• Ads by Google:
     




    Get email alerts Celiac.com E-Newsletter

    Ads by Google:



       Get email alertsCeliac.com E-Newsletter

  • Announcements

    • admin

      Frequently Asked Questions About Celiac Disease   09/30/2015

      This Celiac.com FAQ on celiac disease will guide you to all of the basic information you will need to know about the disease, its diagnosis, testing methods, a gluten-free diet, etc.   Subscribe to FREE Celiac.com email alerts What are the major symptoms of celiac disease? Celiac Disease Symptoms What testing is available for celiac disease? - list blood tests, endo with biopsy, genetic test and enterolab (not diagnostic) Celiac Disease Screening Interpretation of Celiac Disease Blood Test Results Can I be tested even though I am eating gluten free? How long must gluten be taken for the serological tests to be meaningful? The Gluten-Free Diet 101 - A Beginner's Guide to Going Gluten-Free Is celiac inherited? Should my children be tested? Ten Facts About Celiac Disease Genetic Testing Is there a link between celiac and other autoimmune diseases? Celiac Disease Research: Associated Diseases and Disorders Is there a list of gluten foods to avoid? Unsafe Gluten-Free Food List (Unsafe Ingredients) Is there a list of gluten free foods? Safe Gluten-Free Food List (Safe Ingredients) Gluten-Free Alcoholic Beverages Distilled Spirits (Grain Alcohols) and Vinegar: Are they Gluten-Free? Where does gluten hide? Additional Things to Beware of to Maintain a 100% Gluten-Free Diet Free recipes: Gluten-Free Recipes Where can I buy gluten-free stuff? Support this site by shopping at The Celiac.com Store.

Gluten Free Hair Dye
0

30 posts in this topic

Hi All, I am new to this forum & first time posting.

I have celiac disease, its been almost 2 years.  I now have a handle on what I can & can't eat and if I'm unsure then I won't touch it.

 

However, I'm in need of some tips on gluten-free Hair Dye.  I'm one of those very sensitive Celiac's and have breathing issues walking through the bakery isle of my local supermarket.   I'm looking for a safe and gluten free hair dye.  Apologies if this question has already been asked on here.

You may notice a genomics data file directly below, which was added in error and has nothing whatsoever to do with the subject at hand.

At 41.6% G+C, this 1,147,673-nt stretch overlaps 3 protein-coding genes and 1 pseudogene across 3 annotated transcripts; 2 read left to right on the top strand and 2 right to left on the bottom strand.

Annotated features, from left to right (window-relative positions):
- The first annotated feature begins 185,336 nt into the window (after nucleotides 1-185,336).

I live in Dubai, so our products are limited to those available in the USA.

 

Thanks for any tips!

L

0

Share this post


Link to post
Share on other sites
Ads by Google:
Ads by Google:


Welcome to the forum, Linzi!  I moved your topic to a special section we have for Celiacs who are super sensitive, so you can get some insight from others who have the same sensitivity problems as you.  I am not sure on the hair dye thing but I am sure some of our ladies will be able to help you out! :)

0

Share this post


Link to post
Share on other sites

Welcome to the board. I have used Garneir Nutritionesse (not sure I got the spelling correct) and have also used Herbatint. You may want to do a board search for other brands. I don't know why this topic got moved and hope you get other replies and are able to find your post. 

0

Share this post


Link to post
Share on other sites

i use whatever's on sale.  (garnier nutriesse, nice n easy, olia, i know i have used)  i just don't rinse it in the shower like i used to.  i either rinse in the bathtub with a cup or in the sink under the tap.  but i don't get sick from walking down the bread aisle.  which is why you are super sensitive, i suppose, and other supers may have a better answer for you than the general celiac population.

0

Share this post


Link to post
Share on other sites

I am super sensitive to gluten and oats.  It is really hard to tell what is making you sick, especially when it happens often, like has been a problem for me.  I figured, why add another possibility?  It just confuses things further.  By now I'm well much of the time, but I got used to the grey.

0

Share this post


Link to post
Share on other sites
Ads by Google:


I will never be gray. I refuse, :)

 

I go to the salon and have my hair colored. Totally worth it. Lasts much  longer and I have never had a reaction of any kind and I am pretty